Florida Officials Cleared of Criminal Charges in Prayer Case
An Apology and an Amen.
Opinion in Politics — by Christine Lakatos — on Sep 20, 2009
I am relatively new to the world of writing and came to Blogcritics as the author of a diet book focusing mainly on topics that reflect my fitness expertise. In May I decided to branch out into the political arena — what was I thinking? I am not a journalist but firmly believe that the media, magazines, authors of books and articles must have some level of integrity. Writers, who compose articles that are centered on reporting or criticizing people, stories, or issues of the day, should be prudent in their gathering of the facts and the presentation that follows, especially when it is publicly displayed. My articles have had their share of opposition as well as problems with grammar, content, layout, categories, etc. –– something the editors here on Blogcritics can attest to.
That being said, a piece that I wrote back in August here on Blogcritics, “Florida Principal and Athletic Director Face Criminal Charges for Praying", is back in the news this week and is one that I must admit bothered me for weeks after it was posted. In hindsight, it took on a hyperbolic posture, although it arose out of passion and was not done intentionally. The information was accurate but my presentation may have thwarted the reality of what was happening; portraying an assumption that it was entirely the fault of the ACLU that these two men were about to face prison time for praying and surmising that they had the power put them there. As a commenter pointed out, “Christine, your problem is with the Law and the Court, not with the ACLU, which, despite the hyperbolic stance of your article, does not have the power of a branch of government”. In retrospect, it is the “consent order” that should of been the focus of my attack –– an order that the ACLU designed, the accused agreed to, and a Judge put into effect. It was the court (per the request of the ACLU to hold them in contempt for their prayer at a luncheon), which detained these two men’s lives and placed them on the criminal fence.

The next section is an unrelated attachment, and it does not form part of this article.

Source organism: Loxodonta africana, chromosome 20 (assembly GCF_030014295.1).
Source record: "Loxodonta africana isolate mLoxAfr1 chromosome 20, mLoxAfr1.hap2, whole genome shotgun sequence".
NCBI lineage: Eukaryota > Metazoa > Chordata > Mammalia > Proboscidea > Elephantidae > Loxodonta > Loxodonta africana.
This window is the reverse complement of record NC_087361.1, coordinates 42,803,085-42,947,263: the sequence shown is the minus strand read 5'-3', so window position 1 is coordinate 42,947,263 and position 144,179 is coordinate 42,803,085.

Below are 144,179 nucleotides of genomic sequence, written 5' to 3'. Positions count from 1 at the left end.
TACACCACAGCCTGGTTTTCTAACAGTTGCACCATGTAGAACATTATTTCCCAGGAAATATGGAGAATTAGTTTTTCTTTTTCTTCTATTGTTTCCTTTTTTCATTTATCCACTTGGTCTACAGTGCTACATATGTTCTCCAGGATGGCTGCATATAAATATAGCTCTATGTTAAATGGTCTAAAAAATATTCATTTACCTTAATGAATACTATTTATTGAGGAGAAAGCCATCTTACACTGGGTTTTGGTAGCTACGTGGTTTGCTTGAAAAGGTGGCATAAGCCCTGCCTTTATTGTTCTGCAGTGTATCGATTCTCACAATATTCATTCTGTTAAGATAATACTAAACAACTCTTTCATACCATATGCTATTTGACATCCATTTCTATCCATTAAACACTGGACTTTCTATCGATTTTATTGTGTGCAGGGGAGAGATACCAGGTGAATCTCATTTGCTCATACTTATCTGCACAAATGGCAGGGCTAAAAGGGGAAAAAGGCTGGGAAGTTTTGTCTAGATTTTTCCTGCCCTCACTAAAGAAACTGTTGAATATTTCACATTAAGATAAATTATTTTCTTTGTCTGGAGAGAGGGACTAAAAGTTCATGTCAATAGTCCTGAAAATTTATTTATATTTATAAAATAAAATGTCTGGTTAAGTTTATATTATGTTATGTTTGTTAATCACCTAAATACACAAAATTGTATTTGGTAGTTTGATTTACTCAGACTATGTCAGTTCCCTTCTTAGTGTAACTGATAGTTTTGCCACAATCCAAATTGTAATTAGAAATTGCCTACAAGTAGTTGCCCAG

The ACLU has represented their fair share of “dirt bags” like the one mentioned in my article (NAMBLA) and there are plenty of cases that constitute a direct verbal attack. But as another critic noted, the ACLU has a "record of defending individuals whose rights of religious expression has been violated", including some Christians. By no stretch of the imagination am I implying that I am now a fan of the ACLU...
Read the entire article...